A 3D-printed eye is a true biomimic and a more realistic prosthetic, with clearer definition and real depth to the pupil. Unlike traditional methods, it is made using digital scans of the eye instead of an invasive mold of the eye socket; a process often so difficult for children they require a general anesthetic.
Along with better aesthetics, the production process is also much faster. Traditional acrylic prosthetic eyes are hand-painted and take about six weeks to complete. With 3D printing, once a scan has been taken, the prosthesis can be printed within two and a half hours. It is then sent to an ocularist to finish, polish and fit. The whole process takes just two to three weeks.
In a world first Steve Verze, a patient at Moorfields, has replaced his traditional prosthetic eye with a 3D-printed version, which he will use as his sole prosthetic eye.
Steve said: “I’ve needed a prosthetic since I was 20, and I’ve always felt self-conscious about it. When I leave my home I often take a second glance in the mirror, and I’ve not liked what I’ve seen. This new eye looks fantastic and, being based on 3D digital printing technology, it’s only going to be better and better.”
This first 3D prosthetic fitting is a precursor to forthcoming joint UCL-Moorfields clinical trial, which will evaluate the effectiveness of 3D-printed eyes vs traditional hand-made eyes. The trial will recruit up to 40 patients and asses the two protheses for motility (movement), cosmesis (look), fit and function, comfort, mucous discharge and general benefits of use in daily life.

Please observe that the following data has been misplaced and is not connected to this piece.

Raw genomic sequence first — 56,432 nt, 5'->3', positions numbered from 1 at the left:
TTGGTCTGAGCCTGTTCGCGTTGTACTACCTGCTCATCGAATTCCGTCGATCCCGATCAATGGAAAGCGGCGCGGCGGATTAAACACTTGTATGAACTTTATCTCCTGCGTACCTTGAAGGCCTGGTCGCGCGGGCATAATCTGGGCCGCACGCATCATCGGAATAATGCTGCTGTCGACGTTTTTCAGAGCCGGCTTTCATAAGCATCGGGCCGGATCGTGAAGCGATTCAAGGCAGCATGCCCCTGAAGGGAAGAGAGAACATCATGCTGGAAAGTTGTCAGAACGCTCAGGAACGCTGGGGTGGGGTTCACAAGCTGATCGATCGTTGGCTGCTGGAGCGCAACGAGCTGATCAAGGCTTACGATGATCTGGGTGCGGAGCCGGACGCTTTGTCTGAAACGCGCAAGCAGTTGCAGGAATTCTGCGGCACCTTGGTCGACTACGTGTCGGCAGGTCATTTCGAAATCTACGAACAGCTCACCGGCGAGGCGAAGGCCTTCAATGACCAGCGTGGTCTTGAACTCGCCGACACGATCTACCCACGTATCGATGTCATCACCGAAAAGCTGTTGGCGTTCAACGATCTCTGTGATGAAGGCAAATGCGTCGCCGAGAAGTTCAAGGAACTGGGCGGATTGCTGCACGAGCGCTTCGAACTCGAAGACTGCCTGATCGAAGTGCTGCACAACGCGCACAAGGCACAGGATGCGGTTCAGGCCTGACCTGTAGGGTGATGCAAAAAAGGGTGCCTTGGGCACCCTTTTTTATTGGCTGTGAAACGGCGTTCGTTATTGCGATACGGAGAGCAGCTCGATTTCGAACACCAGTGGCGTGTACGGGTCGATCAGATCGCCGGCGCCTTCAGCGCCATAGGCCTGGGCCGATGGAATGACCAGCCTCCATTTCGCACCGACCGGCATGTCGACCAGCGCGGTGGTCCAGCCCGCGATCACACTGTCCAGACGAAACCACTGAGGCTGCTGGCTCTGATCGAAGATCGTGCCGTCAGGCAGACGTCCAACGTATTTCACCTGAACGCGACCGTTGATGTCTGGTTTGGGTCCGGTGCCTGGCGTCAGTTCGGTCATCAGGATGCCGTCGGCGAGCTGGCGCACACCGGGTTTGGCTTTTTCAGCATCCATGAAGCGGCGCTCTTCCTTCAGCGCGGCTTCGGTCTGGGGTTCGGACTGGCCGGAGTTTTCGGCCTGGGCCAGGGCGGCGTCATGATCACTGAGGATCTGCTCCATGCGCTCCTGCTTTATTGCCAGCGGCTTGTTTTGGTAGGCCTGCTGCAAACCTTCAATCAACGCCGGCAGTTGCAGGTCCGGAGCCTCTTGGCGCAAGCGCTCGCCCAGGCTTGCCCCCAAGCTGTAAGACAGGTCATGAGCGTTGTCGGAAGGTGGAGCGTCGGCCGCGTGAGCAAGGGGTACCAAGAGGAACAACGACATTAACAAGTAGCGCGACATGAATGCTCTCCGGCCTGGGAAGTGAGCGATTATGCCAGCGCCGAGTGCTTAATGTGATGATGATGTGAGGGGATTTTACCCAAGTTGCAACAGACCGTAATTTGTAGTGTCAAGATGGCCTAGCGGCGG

Each subject participant will wear each prothesis for four months; motility assessment will be made at the start and following three months’ wear.
The principal investigator, Professor Mandeep Sagoo (UCL Institute of Ophthalmology and consultant ophthalmologist at Moorfields), said: “We are excited about the potential for this fully digital prosthetic eye. We hope our forthcoming clinical trial will provide us with robust evidence about the value of this new technology, showing what a difference it makes for patients. It clearly has the potential to reduce waiting lists.”
People wear a prosthetic eye if the eye has not developed normally since birth, if there has been an accident leaving the eye scarred, or if the eye must be removed for severe pain or a cancer in the eye.
Around 0.1 percent of the population need a prosthesis (60–70,000 people in England). Prosthetic eyes are currently replaced around every five years, and every eye socket is unique.
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